The Prime Minister once suggested his home province (Alberta) should put up a firewall to keep out the rest of Canada. He’d better serve all of us, including Alberta, if he put up a firewall to keep Google from knowing when we went to the bathroom.
And then there are the pop-ups…sigh!
I have become so impatient with websites that immediately bombard you with popups begging you to like them on Facebook, follow them on Twitter and/or subscribe by providing an email address that I usually just close the window rather than continuing further. For me it’s synonymous with going to the store and as soon as you walk in, some sales person pops up from behind the broccoli in the produce section to invite you to join the rewards program. Of course, they do it at the cash too but I deal with that by glaring at the cashier which tends to abruptly stop the sales pitch and get things moving along. A couple of times, I’ve been given an ovation by the folks behind me who had been in line so long, they had started to eat some of what they were buying.
A site I landed on yesterday had a pop up that wouldn’t let you access the material unless you liked them on Facebook. I declined. I didn’t see why I would like them on Facebook when I already didn’t like them on their own website.
Other sites have auto start on video ads. Often those ads are difficult to locate because there’s so much junk on the page. This results in hearing a disconnected voice blither blathering about something or other over top of the video you’re trying to watch. You scroll around the page trying to find it and usually, by the time you do, it’s reached the end – and so has the video you were originally trying to watch.
If I go to a specific website, it is because I’m interested in what they might offer. Give me some time to browse. If I find what they offer of interest then I bookmark the site and go back. I might even make a purchase. What I don’t need is to be hounded like I have the attention span of a three year old in an Ikea ball room or Toys R Us.
I was in marketing for 35 years and customers develop promotion fatigue pretty quickly. One of things the online experts have never learned is that the first words out of an in-store customer’s mouth when approached by a sales person offering to help are: “No thanks, I’m just looking.”
That’s the attitude I take to most websites now and when I get a barrage of popups and invites to like, share, follow, fill out a survey or join I just click the little X up in the top right-hand corner of my screen.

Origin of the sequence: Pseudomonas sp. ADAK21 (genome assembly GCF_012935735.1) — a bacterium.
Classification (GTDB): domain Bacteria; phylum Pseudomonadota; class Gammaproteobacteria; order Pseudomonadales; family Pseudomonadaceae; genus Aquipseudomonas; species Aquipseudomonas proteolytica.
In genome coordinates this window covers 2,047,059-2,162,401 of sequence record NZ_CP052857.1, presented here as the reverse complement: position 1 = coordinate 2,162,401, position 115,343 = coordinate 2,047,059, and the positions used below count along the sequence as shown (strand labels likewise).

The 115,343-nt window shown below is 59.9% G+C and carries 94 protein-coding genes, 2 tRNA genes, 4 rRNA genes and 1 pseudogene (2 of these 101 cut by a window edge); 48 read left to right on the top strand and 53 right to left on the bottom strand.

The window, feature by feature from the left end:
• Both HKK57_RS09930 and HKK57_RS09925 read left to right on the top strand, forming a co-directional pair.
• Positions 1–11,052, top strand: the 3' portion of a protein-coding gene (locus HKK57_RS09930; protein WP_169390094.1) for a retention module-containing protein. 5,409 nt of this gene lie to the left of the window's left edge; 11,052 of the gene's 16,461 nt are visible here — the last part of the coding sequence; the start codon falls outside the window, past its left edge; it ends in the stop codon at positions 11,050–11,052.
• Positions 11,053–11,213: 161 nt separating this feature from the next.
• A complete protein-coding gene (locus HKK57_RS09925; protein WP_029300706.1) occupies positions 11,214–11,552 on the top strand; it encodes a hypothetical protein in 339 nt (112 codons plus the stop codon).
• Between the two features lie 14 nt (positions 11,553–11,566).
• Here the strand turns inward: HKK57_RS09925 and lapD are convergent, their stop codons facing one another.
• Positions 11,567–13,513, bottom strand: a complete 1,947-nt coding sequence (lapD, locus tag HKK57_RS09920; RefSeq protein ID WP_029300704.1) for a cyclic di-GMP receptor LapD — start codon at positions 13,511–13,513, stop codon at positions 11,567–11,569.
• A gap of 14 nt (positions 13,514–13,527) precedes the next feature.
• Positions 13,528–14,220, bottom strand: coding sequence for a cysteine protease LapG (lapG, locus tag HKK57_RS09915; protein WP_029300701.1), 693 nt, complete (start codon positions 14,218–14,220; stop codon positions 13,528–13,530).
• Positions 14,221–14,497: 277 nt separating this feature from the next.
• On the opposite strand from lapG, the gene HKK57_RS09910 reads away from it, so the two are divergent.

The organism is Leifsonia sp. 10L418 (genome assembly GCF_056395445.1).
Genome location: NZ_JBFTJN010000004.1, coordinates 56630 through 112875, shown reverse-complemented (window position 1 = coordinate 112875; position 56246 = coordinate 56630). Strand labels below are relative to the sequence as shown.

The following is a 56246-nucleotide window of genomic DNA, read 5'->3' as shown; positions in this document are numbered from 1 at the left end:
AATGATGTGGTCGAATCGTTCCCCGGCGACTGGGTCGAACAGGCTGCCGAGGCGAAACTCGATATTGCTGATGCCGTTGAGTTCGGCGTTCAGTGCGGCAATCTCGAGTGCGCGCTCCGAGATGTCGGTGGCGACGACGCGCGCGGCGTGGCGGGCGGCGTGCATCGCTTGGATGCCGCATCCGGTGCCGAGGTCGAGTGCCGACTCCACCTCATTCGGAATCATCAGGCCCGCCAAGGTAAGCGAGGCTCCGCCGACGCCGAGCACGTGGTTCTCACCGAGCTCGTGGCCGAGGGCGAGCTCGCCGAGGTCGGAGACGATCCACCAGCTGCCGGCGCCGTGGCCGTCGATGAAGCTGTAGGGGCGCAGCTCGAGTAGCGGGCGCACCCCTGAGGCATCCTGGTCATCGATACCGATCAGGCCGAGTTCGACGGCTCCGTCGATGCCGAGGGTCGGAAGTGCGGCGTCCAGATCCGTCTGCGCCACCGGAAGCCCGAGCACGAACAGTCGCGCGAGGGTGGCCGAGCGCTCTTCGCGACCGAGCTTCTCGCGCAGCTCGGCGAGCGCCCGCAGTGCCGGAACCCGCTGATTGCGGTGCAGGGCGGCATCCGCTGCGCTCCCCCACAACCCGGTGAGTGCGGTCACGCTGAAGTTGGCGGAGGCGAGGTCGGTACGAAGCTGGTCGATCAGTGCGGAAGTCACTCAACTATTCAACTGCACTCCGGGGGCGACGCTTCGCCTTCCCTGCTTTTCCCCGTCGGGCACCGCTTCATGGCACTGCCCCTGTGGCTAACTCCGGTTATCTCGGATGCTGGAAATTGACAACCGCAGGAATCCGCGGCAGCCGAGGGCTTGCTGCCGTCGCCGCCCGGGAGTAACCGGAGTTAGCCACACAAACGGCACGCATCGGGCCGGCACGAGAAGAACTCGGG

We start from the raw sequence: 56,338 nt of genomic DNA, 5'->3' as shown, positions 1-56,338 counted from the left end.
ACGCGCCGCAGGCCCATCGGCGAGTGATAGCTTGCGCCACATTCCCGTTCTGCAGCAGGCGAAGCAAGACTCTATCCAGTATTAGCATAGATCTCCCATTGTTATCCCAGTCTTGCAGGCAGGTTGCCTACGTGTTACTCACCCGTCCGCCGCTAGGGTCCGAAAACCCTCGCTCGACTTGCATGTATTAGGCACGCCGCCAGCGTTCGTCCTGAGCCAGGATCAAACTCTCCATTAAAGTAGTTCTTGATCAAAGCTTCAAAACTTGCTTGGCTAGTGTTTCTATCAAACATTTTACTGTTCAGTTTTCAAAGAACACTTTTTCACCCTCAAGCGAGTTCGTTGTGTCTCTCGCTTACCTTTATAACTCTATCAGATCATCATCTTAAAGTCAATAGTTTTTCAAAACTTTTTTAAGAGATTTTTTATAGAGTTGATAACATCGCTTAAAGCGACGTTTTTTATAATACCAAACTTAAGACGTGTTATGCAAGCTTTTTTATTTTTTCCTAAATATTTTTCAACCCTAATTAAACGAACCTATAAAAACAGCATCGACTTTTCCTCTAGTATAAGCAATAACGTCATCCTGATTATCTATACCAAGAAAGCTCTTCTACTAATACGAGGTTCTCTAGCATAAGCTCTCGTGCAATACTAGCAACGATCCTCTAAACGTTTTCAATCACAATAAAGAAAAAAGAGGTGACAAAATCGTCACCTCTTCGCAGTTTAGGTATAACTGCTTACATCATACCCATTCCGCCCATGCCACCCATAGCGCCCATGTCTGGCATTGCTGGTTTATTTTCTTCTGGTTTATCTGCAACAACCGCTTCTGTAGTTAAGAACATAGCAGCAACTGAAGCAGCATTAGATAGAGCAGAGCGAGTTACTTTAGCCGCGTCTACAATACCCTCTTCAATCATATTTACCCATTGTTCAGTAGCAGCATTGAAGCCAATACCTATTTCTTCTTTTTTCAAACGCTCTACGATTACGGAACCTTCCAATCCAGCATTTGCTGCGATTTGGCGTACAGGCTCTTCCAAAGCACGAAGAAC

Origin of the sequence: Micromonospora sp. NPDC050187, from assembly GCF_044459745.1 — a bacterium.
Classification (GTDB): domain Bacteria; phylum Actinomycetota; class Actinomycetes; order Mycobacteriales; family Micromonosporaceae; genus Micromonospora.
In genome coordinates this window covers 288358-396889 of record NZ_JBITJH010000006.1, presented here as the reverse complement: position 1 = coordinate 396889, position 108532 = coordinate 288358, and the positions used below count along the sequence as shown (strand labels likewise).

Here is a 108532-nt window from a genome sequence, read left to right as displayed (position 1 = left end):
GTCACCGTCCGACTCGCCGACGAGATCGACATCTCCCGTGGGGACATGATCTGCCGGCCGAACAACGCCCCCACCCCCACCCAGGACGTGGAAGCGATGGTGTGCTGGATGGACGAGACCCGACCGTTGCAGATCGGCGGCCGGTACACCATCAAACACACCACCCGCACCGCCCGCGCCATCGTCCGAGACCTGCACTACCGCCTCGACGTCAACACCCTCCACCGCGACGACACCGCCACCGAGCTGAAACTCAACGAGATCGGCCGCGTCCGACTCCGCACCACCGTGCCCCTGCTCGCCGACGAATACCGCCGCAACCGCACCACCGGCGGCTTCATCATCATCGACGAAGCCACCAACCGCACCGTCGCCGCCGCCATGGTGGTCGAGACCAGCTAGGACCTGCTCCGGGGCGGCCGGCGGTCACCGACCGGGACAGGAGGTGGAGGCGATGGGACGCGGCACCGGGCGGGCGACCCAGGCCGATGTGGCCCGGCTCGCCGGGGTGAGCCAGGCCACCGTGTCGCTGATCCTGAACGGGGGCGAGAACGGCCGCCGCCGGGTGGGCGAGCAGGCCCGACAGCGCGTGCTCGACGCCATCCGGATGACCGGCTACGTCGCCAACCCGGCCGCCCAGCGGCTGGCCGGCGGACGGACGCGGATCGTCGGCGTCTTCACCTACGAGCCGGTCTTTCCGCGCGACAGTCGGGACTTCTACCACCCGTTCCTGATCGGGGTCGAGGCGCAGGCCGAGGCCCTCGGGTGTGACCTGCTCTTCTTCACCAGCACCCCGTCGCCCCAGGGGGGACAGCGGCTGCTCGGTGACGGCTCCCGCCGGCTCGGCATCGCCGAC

“No thanks, I was just looking – bye, bye.”
The reality is that companies like Google, and all the lesser lights imitating some of Google’s online marketing techniques, don’t do it because they should; they do it because they can. They are so caught up in the technology that they think it makes them clever. They’re like people who are constantly upgrading their smart phones to do exactly what their old smart phone already did. They’ve put their faith in technology and in the process they’ve lost sight of the customer. To them, we’re just sheep which is pretty much the same way that our governments see us. The fact that many of us act like sheep only encourages that attitude further.
I don’t want my government spying on me but the only saving grace is that government tends to be so incompetent that I am confident they will never be as efficient at it as Google. Whenever I become overly concerned about government spy agencies invading my privacy, I remind myself that Google spies on them too. . .as do the Chinese but that’s for another post.
The real issue for me is online invasion of privacy. We weren’t put on God’s green earth to be tracked, monitored and manipulated so that the online millionaire whiz kids could become even wealthier.
I don’t know about you but honestly, I’m just tired of my life and my surfing habits being the centre of every web site’s attention. I’m tired of being constantly bombarded with ads, invitations to fill out customer satisfaction surveys, like, share and join pop ups. It wastes my time and clutters up my browser cache.
I have a message for companies like Google and all the websites that track us, spy on us and treat our time like it is theirs to use as part of their marketing effort.
Give it a rest. My life is not an open book provided only for your marketing efforts. If the only way you can make money online is to be as annoying as possible take up another line of work. Try whittling, for example, and then selling your crafts at the Fair but for God’s sake – leave me alone.
© 2015 Maggie’s Bear